British PM to run referendum ahead of EU treaty changes
Cameron seeks 'legally binding' commitment from EU ahead of 'in-out' vote in 2017

British Prime Minister David Cameron is prepared to launch the referendum on the U.K.'s membership in the European Union ahead of changes in the organization's founding treaty that would be required for the reforms he is seeking.

Downing Street told the press late Thursday that too much time would be required to make the treaty changes before the timing of the in-out referendum in 2017.

Cameron is now seeking a "legally binding" agreement, the statement from number 10 said, before running the referendum.

The statement was made after Cameron discussed his plans for reform with EU leaders at a summit Thursday.

At the summit, European Council President Donald Tusk agreed to initiate technical discussions on the treaty changes, with a meeting of leaders to review progress in December.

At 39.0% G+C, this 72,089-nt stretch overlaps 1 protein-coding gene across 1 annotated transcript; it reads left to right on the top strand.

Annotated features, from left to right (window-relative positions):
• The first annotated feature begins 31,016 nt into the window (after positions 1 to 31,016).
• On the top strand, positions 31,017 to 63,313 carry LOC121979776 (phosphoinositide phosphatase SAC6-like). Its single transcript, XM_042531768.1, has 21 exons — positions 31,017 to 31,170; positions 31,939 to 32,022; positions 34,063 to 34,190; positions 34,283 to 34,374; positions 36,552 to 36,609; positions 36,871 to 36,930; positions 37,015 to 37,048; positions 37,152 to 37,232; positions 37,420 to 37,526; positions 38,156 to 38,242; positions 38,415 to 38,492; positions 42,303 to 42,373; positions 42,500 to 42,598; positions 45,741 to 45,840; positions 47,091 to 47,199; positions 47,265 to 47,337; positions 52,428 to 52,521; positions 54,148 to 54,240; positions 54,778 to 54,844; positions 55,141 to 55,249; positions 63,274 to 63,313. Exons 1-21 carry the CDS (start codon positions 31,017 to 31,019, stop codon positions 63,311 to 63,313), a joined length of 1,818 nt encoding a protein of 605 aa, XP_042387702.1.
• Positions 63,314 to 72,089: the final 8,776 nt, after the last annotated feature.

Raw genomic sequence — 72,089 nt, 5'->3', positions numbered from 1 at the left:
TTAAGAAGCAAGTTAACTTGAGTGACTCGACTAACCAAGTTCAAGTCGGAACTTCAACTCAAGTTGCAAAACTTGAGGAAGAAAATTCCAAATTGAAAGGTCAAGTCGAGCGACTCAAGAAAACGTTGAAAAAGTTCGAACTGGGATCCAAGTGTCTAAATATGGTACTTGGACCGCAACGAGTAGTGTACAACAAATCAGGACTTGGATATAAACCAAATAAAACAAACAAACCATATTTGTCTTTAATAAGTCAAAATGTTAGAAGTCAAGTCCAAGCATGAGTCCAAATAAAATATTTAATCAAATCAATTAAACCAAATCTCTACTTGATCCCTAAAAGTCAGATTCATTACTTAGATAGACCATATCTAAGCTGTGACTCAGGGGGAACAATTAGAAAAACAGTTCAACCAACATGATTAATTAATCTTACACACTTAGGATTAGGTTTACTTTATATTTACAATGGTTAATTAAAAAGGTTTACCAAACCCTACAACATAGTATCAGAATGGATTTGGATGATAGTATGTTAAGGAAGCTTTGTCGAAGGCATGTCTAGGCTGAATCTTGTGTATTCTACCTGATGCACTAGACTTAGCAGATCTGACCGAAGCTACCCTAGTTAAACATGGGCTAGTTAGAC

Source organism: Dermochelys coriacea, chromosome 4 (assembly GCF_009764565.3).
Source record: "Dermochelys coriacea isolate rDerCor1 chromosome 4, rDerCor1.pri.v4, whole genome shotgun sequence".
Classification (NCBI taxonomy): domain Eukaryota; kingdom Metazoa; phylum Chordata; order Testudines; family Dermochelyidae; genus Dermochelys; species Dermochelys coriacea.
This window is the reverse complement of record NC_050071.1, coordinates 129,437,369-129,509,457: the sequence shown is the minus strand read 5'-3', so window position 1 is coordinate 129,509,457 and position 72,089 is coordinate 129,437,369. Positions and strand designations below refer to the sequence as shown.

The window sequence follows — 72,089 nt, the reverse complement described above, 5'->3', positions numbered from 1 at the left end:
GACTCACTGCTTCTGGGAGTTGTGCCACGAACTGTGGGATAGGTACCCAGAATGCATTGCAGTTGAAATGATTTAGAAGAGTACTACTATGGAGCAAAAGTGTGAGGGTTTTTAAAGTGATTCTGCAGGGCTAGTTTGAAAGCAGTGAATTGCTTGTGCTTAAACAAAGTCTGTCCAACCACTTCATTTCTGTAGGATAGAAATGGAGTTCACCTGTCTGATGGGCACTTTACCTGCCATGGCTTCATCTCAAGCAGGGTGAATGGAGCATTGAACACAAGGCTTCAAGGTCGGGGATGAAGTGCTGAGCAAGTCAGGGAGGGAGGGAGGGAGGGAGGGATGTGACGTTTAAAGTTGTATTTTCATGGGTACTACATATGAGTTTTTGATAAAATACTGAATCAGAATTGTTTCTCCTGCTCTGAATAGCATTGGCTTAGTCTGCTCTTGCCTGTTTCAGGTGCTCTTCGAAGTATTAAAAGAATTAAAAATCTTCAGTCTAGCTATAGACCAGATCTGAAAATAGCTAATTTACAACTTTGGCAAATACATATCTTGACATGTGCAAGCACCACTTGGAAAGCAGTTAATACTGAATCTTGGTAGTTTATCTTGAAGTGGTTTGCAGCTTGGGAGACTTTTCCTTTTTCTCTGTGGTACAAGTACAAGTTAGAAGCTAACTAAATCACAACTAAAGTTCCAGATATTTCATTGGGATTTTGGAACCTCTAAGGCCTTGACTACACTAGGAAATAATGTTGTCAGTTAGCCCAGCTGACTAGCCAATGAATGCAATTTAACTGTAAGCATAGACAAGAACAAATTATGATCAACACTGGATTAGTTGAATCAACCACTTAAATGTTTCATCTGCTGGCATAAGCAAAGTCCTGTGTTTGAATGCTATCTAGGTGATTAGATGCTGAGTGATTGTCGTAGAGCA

But Tusk, after the meeting, warned of resistance to the proposals: "Today we will only start this process. However, one thing should be clear from the very beginning: the fundamental values of the European Union are not for sale and so are non-negotiable," he told the press.

Cameron has made clear where he is seeking change.

He has stated for instance that he wants EU migrants to the U.K. to wait four years before claiming in-work benefits. He has also proposed a protection for non-eurozone countries in their dealings with the EU, so that they cannot simply be voted out by member states. He also wants to ensure that the U.K. will not be forced into a greater social union with the EU.

Martin Schulz, the president of the EU parliament, has expressed concern that Cameron will be pushed by his backbenchers into taking too hard a line on reforms.

He urged Cameron to make the British people as his audience in considering reforms, and not his Tory party.

Last Modified: 2015-06-26 11:26:55
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